Second our series of blogs for 2024, we’re going back to basics. This is a guide for budding ecologists who are keen to get started in the industry, or anyone interested in learning a little more about professional ecology practices in the UK.

This month we're looking at the Great Crested Newt (Triturus cristatus).

About Great Crested Newts

Often abbreviated to GCN among professionals, the Great Crested Newt stands out among the seven amphibian species in the UK due to its distinct physical characteristics and legislation.

This species is notably larger compared to our other newt species, reaching lengths of up to 17cm. Its nearly black skin serves as a stark contrast to its spotted, orange-coloured belly, making it easily identifiable. Males have a large, wavy crest along their backs during breeding season in Spring.

While the Great Crested Newt is distributed throughout the UK, its presence is more limited in Scotland, Wales, and the South West regions.

These newts are primarily nocturnal and spend much of their time on land. However, during their breeding season, which spans from March to June, they gather in ponds where they lay their eggs on vegetation. What's noteworthy is their fidelity to particular breeding ponds, as individuals tend to return to the same locations annually. During winter, Great Crested Newts hibernate underground.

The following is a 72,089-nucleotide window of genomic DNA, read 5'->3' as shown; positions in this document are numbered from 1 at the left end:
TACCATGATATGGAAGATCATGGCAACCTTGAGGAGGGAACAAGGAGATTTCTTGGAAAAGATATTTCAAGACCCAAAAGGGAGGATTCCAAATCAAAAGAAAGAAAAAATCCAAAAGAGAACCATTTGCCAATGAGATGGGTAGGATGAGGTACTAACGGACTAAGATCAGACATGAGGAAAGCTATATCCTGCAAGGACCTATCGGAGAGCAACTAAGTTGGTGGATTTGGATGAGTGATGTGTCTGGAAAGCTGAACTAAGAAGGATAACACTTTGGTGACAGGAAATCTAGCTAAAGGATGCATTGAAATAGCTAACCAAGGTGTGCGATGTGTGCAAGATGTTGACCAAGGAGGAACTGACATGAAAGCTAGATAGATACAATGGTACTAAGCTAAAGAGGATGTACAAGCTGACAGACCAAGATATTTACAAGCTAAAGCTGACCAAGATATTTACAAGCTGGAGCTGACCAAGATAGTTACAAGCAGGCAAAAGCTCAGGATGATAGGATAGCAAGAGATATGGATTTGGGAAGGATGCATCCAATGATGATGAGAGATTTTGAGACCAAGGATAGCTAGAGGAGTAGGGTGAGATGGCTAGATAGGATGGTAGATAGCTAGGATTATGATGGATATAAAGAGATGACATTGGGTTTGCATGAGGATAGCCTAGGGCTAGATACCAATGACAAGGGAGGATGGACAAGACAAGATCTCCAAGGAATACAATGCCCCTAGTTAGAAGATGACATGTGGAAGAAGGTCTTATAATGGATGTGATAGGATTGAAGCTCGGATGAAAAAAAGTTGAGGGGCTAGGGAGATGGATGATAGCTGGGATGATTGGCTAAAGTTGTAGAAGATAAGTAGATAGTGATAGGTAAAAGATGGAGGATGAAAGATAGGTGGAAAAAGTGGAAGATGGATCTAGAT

Their life cycle showcases a reliance on both terrestrial and aquatic environments, underscoring the importance of preserving these habitats for the species' survival.

male great crested newt
by Dirk Ercken via Shutterstock

Great Crested Newt Conservation

Great Crested Newts are protected under both the Wildlife and Countryside Act (1981), the Conservation of Habitats and Species Regulations (2017), and its designation as a UK Biodiversity Action Plan (BAP) species further highlight the conservation need for the newt, its eggs, and their habitats. However, despite these protective measures, several threats continue to jeopardise their populations.

Habitat destruction and fragmentation stands as a primary concern for the Great Crested Newt. Urban expansion and agricultural development encroach upon their terrestrial habitats and breeding sites, leading to a decline in suitable environments.

The introduction of predators such as fish and crayfish into newt habitats disrupts the delicate balance of their ecosystems. These non-native species prey upon newt eggs and adults, contributing further to population declines.

Additionally, the use of aquatic chemicals, including pesticides and pollutants from various sources, poses a threat to the water quality in which these newts breed and live. These chemicals can directly harm the newts or disrupt their food chain, affecting their survival and reproduction.

Survey Methods

Surveying for the presence of GCN can be carried out through a variety of specialised techniques, each tailored to their varied habitats and life stages. Here's an overview of the methods used by professional ecologists, all the equipment for which you can find on the Wildcare website.

  1. Egg Search: Surveyors meticulously inspect folded pieces of vegetation in and around ponds, carefully looking for newt eggs. These eggs are often attached to submerged vegetation and provide crucial indicators of breeding sites.
  2. Torch Surveys: Nighttime surveys involve the use of high-powered torches directed onto the pond's surface. Active newts can be spotted by their movements or characteristic reflections in the torchlight.